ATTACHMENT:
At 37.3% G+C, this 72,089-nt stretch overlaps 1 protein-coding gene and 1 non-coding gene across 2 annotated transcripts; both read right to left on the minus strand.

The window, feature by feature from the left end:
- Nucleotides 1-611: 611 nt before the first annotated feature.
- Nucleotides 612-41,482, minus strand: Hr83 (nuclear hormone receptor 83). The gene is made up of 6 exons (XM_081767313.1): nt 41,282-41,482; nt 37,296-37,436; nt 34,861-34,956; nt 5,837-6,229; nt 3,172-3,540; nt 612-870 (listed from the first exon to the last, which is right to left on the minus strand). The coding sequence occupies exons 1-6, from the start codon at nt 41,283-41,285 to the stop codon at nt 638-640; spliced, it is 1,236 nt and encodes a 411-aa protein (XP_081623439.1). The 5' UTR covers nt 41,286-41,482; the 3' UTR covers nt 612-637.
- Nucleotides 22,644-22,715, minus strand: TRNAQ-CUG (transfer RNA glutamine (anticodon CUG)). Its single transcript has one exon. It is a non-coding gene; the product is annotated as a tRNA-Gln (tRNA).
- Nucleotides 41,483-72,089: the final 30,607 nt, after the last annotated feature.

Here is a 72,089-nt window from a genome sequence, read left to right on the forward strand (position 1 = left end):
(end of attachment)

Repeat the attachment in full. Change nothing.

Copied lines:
At 37.3% G+C, this 72,089-nt stretch overlaps 1 protein-coding gene and 1 non-coding gene across 2 annotated transcripts; both read right to left on the minus strand.

The window, feature by feature from the left end:
- Nucleotides 1-611: 611 nt before the first annotated feature.
- Nucleotides 612-41,482, minus strand: Hr83 (nuclear hormone receptor 83). The gene is made up of 6 exons (XM_081767313.1): nt 41,282-41,482; nt 37,296-37,436; nt 34,861-34,956; nt 5,837-6,229; nt 3,172-3,540; nt 612-870 (listed from the first exon to the last, which is right to left on the minus strand). The coding sequence occupies exons 1-6, from the start codon at nt 41,283-41,285 to the stop codon at nt 638-640; spliced, it is 1,236 nt and encodes a 411-aa protein (XP_081623439.1). The 5' UTR covers nt 41,286-41,482; the 3' UTR covers nt 612-637.
- Nucleotides 22,644-22,715, minus strand: TRNAQ-CUG (transfer RNA glutamine (anticodon CUG)). Its single transcript has one exon. It is a non-coding gene; the product is annotated as a tRNA-Gln (tRNA).
- Nucleotides 41,483-72,089: the final 30,607 nt, after the last annotated feature.

Here is a 72,089-nt window from a genome sequence, read left to right on the forward strand (position 1 = left end):